Jules got the Mile Marker Zero BBQ Omelet. He was leaning toward the French toast but his serious BBQ love won out. And good thing. The pulled pork was perfect and the combination of fluffy yellow omelet with tangy sauce just goes to show that sometimes a great notion comes from coloring outside the lines. Keifel’s farmhouse breakfast arrived all of a piece: a perfect succotash of sweet corn and buttery limas layered with crumbled sausage and home fries topped with two (again perfectly executed) over medium eggs. None of this fifteen different plates and bowls like the similarly named breakfast served at that familiar interstate exit country eatery. (Don’t get me wrong, I have been saved many times by the checkers and rocking chairs beacon when travelling through the seas of fast food sludge served on plastic tables.)

There’s our three. I had nibbles of the others but saved the gusto of my appetite for my own choice. However, I was tempted and succumbed to the sweet siren song of fig jam and sweet potato butter that came with the toast plates. Vocabulary fails. Oh my. I love fig jam and well, that was amazing. Period.

Of course, I cannot be 100% fawning. Not because I’m afraid you won’t believe me or because I will seem like some paid sycophant. There actually was a teeny flaw. And honestly, it’s a pet peeve of mine and no one else seemed to mind in the least. I prefer a crunch to my hash browns/home fries and none registered with those that Keifel or Jules got with their meals. It’s a tiny but important thing, to me. So, I will always choose the grits when given a choice. Problem solved.

We are looking forward to going back for lunch or dinner and checking out the trails on the property. It’s a beautiful setting. It always amazes me how close we are to a rural area when we can be downtown in about 7 minutes. The new enterprise at Fontanel is icing on that best of both worlds cake. Oh, they are currently building a gallery/artist space, as well.

Go. If you aren’t as lucky to be as close as we are, it’s worth the drive. It’s the same folks that run The Loveless, but having eaten at both, The Farmhouse wins by miles. Must be all that great local produce, meat, eggs and dairy.

Local is about who we are in this place at this time, the things that make us Nashville, or Chattanooga, or Omaha, or Seattle or Timbuktu. And, in a very organic way, it helps all those others places, too, because we aren’t pumping the atmosphere full of more carbon.

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I read Plenty about a month ago and casually asked Keifel if he would be interested in an experiment to see if we could eat locally for a year. To my surprise, he said yes. So, the adventure will begun in earnest May 1. We were planning to start the first day of spring, as in the book, but after a week of realizing we would be eating eggs for two months, we postponed. We did decide we would start mostly sourcing locally and that we should eat anything already in the house because it would be wasteful otherwise. I am all about having a pantry, so we have quite a bit of non-local stuff to play with.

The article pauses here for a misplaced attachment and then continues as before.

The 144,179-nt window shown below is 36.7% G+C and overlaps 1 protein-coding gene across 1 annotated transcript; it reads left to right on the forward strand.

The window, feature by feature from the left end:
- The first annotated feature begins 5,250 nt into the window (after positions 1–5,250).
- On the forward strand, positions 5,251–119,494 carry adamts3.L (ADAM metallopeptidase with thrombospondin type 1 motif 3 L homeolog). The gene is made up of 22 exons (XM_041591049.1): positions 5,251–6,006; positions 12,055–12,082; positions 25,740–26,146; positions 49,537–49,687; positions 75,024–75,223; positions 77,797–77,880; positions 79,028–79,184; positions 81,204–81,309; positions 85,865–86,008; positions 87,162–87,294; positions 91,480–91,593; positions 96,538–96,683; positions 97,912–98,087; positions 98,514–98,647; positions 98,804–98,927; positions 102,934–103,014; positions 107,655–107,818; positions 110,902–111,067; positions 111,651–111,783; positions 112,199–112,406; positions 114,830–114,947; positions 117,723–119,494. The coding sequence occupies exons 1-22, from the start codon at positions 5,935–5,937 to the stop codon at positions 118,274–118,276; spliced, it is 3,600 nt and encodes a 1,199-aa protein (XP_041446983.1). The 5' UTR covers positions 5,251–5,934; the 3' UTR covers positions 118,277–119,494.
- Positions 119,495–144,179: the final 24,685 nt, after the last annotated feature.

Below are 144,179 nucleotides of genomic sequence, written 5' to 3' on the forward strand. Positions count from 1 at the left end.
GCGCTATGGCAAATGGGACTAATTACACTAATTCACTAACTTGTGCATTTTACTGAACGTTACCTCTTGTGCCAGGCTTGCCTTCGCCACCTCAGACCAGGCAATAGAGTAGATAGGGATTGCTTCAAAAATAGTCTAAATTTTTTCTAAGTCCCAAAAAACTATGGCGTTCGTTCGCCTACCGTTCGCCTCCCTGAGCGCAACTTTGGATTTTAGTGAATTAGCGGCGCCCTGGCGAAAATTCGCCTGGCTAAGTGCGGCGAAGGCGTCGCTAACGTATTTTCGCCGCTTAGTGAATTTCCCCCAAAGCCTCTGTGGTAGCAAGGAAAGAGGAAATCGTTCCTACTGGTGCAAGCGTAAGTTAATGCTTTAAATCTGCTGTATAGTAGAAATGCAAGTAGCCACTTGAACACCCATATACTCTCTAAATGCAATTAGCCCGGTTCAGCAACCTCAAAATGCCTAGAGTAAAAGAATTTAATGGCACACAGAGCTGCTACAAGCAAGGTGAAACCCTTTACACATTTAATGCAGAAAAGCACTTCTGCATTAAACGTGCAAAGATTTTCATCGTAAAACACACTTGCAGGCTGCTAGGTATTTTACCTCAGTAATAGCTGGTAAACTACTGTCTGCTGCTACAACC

I started out that first spring week by foraging at the Produce Place on Murphy Road because I had seen local produce there from Mennonite farms in the past. They had produce from everywhere but here, but they did have some local biodynamic sweet potatoes. I bought four pounds. They were very dirty, not a problem, and spindly enough to poke a hole right through my bag. They also had some local cheese. I got a chunk of smoked cheddar but it looked a little plasticky through the plastic and is still in the fridge, untouched. My last two things there were local, raw sourwood honey (which is amazing, I can’t even describe the flavor) and local sorghum. We went to Whole Foods that Tuesday because they also carry local produce occasionally. All they had was local eggs, local milk and a teeny bit of local lamb and local beef. We then had not very many vegetables and a lot of animal parts or products.

We had a crazy week but mostly ate stuff from the pantry including local eggs and such as we went. Another stipulation was that if we ate out it had to be a locally owned restaurant preferably one that sourced locally. Fido is really the only one in our current budget. We also had dinner with friends at Rose Pepper. Another rule was that we not be assholes in turning down hospitality, gifts or invitations because of this. Trading the goodwill and fellowship of our friends and family for our experiment seems, well, like being assholes.

That Friday, we went to the Turnip Truck in East Nashville and scored some much better local goat cheese and local buttermilk. Jules and I hit up the Nashville Farmers Market on Saturday and got greenhouse lettuce, turnip greens, local chicken and more local milk, non-homogenized, so I could take a stab at making yogurt. (Still hasn’t happened.) All told, our foraging that week was successful. Also, somewhere along the way I bought coffee beans from Bongo Java Roasting Company. I chose not to give up coffee but to switch to locally roasted by a local business that uses organic and fair trade beans. I had been drinking fair trade organic, but not local.

The high point of our first week of eating local was a cottage pie with local beef, local sweet potatoes, local milk, and local herbs. The carrots and celery and garlic were leftover from the larder. The celery is now done and I really wished I’d had onions. We also ate the local lettuce with a honey mustard vinaigrette. Olive oil is also on my list of things I can continue to buy if it is organic and preferably Californian (as that is the closest olive production, we think). Julian and Keifel loved both the pie and the salad. Jules said if eating local is like this all year, he is totally in.